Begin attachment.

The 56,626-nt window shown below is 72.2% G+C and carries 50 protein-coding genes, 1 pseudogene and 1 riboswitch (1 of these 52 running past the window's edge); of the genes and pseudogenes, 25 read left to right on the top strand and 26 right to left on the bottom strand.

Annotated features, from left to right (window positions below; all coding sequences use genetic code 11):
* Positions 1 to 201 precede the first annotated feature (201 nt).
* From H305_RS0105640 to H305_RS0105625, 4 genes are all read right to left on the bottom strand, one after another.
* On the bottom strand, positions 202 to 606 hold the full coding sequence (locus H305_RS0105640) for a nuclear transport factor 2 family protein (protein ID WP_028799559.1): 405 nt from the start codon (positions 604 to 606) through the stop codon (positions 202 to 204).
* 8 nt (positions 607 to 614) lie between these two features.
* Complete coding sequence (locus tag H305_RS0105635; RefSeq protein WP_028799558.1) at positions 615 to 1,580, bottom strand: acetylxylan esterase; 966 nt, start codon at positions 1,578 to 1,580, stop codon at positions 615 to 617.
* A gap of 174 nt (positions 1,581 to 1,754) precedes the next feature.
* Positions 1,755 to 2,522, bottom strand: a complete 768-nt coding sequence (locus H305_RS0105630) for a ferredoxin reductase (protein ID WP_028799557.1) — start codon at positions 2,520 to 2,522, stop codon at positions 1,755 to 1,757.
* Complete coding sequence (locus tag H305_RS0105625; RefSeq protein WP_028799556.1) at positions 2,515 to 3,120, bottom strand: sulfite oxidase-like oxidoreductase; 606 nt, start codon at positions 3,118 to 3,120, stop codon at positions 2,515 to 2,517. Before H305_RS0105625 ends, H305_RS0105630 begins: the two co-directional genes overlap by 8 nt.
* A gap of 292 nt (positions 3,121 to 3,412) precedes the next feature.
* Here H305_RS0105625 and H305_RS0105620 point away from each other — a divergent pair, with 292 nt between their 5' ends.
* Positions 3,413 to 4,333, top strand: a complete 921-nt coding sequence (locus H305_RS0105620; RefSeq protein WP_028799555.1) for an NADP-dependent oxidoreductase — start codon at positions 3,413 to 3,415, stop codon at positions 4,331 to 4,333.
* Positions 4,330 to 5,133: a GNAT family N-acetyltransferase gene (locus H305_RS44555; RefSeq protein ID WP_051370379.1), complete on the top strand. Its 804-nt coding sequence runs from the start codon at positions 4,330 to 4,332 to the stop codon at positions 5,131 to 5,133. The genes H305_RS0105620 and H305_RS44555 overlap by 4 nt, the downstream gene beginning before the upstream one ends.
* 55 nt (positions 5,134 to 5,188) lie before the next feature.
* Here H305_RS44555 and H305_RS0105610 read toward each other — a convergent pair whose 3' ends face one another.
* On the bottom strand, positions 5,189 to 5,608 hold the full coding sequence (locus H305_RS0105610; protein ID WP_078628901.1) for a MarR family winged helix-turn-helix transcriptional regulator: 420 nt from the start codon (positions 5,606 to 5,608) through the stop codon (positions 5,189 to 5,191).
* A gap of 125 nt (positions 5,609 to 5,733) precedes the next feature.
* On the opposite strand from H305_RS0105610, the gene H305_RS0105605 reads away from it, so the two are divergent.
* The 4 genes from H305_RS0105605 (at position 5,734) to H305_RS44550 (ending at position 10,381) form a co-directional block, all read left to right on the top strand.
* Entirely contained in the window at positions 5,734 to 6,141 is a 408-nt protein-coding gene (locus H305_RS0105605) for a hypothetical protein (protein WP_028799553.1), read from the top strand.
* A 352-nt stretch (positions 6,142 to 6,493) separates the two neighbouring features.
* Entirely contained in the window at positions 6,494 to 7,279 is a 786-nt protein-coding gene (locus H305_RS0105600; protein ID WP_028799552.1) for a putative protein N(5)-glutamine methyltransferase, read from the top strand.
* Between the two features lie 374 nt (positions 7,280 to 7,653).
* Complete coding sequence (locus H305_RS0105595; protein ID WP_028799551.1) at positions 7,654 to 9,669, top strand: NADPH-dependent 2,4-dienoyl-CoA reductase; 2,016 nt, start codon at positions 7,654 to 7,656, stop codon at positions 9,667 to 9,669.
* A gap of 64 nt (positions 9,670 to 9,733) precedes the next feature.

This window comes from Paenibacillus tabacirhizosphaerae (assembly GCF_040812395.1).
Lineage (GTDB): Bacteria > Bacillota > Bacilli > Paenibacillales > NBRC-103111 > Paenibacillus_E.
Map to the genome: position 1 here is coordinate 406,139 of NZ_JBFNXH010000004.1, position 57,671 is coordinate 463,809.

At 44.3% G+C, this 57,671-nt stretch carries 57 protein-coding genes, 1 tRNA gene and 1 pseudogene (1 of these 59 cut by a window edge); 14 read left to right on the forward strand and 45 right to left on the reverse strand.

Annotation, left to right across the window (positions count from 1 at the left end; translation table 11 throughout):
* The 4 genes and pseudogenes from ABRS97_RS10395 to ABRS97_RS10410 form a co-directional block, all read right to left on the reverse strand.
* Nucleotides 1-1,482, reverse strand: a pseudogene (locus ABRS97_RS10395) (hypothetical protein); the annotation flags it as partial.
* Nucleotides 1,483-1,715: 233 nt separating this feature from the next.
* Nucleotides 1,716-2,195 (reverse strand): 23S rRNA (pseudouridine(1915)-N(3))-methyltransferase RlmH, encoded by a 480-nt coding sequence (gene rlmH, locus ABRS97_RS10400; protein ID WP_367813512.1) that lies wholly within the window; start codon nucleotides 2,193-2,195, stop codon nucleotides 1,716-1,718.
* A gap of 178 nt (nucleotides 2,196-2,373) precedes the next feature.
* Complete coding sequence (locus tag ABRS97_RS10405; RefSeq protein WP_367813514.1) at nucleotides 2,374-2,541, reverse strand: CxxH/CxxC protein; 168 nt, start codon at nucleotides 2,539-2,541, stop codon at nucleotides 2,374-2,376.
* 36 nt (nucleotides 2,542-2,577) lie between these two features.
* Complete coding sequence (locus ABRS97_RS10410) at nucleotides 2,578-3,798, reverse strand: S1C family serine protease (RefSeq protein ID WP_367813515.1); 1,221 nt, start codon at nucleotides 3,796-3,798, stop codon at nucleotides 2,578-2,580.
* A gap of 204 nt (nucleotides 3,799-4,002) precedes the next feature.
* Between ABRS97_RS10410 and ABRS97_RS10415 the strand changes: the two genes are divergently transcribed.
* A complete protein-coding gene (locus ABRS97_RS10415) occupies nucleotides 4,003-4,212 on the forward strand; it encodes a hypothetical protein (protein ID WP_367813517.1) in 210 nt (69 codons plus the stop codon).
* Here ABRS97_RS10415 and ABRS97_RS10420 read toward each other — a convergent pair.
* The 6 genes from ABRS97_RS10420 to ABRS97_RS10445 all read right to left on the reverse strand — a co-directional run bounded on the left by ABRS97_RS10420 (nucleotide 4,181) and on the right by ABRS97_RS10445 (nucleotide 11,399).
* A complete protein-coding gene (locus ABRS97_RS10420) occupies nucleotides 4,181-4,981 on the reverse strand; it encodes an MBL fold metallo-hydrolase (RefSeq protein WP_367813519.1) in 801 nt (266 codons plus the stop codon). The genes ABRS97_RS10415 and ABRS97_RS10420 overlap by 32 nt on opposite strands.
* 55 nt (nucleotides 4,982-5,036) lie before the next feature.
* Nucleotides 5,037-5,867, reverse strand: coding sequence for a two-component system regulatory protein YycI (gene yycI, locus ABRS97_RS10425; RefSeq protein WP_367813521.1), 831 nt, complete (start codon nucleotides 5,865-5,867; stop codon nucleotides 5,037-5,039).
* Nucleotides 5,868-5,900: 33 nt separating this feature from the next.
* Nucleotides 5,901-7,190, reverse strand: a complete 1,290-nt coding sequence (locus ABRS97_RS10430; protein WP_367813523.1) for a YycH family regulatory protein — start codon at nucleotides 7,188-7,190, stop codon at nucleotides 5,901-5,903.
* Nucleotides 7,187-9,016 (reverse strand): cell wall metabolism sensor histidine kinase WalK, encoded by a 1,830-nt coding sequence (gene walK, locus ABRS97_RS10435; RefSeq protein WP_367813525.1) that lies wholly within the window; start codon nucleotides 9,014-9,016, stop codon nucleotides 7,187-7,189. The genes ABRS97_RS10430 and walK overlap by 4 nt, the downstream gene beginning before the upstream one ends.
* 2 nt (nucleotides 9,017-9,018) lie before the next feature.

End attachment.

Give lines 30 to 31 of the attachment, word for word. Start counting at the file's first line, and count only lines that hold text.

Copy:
At 44.3% G+C, this 57,671-nt stretch carries 57 protein-coding genes, 1 tRNA gene and 1 pseudogene (1 of these 59 cut by a window edge); 14 read left to right on the forward strand and 45 right to left on the reverse strand.

Annotation, left to right across the window (positions count from 1 at the left end; translation table 11 throughout):